What vegetables can be planted in horse manure?

Written by kimberly kilmer
  • Share
  • Tweet
  • Share
  • Pin
  • Email
What vegetables can be planted in horse manure?
Horse manure can be added as a composting agent to any vegetable garden or allotment. (Wavebreakmedia Ltd/Wavebreak Media/Getty Images)

Horse manure can be mixed into compost in place of fertiliser to supply organic material used as a medium for vegetable gardens. The manure provides beneficial nutrients to micro-organisms that help break down the composting matter. Horse manure alone won't support growing vegetables, but using it in place of fertiliser in a compost blend is beneficial for all of your crops.

Other People Are Reading

Spring planting

Before planting early vegetable crops such as asparagus, runner beans, sugar snaps, broccoli, beetroot, cabbage, corn, peas, cauliflower or early tomatoes, till clay-based or sandy soil blending the existing soil with 5 to 7.5 cm (2 to 3 inches) of your prepared compost, rotting leaves or horse manure. Choose only one type of organic matter or equally mix all three choices into the soil. Once the soil has been mixed, apply commercial fertiliser and plant your spring vegetables according to seed or starter plant directions.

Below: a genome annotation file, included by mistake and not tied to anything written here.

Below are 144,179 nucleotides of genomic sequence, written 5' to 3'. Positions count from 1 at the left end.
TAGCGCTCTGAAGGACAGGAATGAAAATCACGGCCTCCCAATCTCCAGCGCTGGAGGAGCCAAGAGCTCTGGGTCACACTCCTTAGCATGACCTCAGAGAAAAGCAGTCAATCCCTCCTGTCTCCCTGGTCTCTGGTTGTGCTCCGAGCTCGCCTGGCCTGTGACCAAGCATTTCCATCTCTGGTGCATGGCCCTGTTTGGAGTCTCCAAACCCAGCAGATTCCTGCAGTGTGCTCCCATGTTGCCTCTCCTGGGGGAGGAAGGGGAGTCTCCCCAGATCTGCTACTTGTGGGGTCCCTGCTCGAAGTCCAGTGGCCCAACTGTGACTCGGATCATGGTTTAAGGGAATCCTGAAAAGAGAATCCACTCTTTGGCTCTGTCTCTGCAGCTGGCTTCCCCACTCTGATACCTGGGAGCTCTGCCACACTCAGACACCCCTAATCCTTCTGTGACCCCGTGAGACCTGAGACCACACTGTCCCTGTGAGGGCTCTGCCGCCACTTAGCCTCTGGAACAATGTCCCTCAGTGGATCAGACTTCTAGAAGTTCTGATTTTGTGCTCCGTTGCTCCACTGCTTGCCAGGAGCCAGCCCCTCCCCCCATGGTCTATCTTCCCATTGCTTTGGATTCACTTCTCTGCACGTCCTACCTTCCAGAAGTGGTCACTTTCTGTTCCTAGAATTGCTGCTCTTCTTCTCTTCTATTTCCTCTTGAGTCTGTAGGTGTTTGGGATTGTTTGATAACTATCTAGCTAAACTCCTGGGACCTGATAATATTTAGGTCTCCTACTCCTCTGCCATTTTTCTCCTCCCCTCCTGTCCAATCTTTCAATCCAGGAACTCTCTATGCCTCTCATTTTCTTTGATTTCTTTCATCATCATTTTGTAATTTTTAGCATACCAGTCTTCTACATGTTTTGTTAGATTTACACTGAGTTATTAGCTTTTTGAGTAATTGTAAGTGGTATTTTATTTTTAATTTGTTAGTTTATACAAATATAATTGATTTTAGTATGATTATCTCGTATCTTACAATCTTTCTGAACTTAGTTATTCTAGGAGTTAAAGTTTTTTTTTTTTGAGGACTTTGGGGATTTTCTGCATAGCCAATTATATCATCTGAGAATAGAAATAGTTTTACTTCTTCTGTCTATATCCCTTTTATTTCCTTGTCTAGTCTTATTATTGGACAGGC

Summer vegetables

Courgettes, marrows, squash, tomatoes, cucumbers, peppers, lettuce, spring onions, aubergine and other summer vegetables can be planted in soil that was treated with the horse manure mixture in the spring, or you can sprinkle the compost blend that includes the horse manure and till it into the soil prior to planting summer crops. Scatter the composted material or commercial fertiliser over the top soil around the plants in the middle of the growing season to boost mid summer plant growth. This process, known as side dressing, allows sprinkled material to work into the soil as the plants are watered.

Autumn and winter vegetables

Crops that will yield autumn and winter produce are planted during summer months. Plant these vegetables, which include carrots, kale, pumpkins, greens, celery, sweet onions and potatoes, in an area that remains sheltered from extreme cold. Plant with a supportive top dressing of healthy soil that includes the horse manure compost blend. Some of these plants will need protection from slugs. Turn the soil well with your compost blend prior to planting to help keep the slug populations down or use eco-friendly slug control traps until the first frost.

Don't Miss

Filter:
  • All types
  • Articles
  • Slideshows
  • Videos
Sort:
  • Most relevant
  • Most popular
  • Most recent

No articles available

No slideshows available

No videos available

By using the eHow.co.uk site, you consent to the use of cookies. For more information, please see our Cookie policy.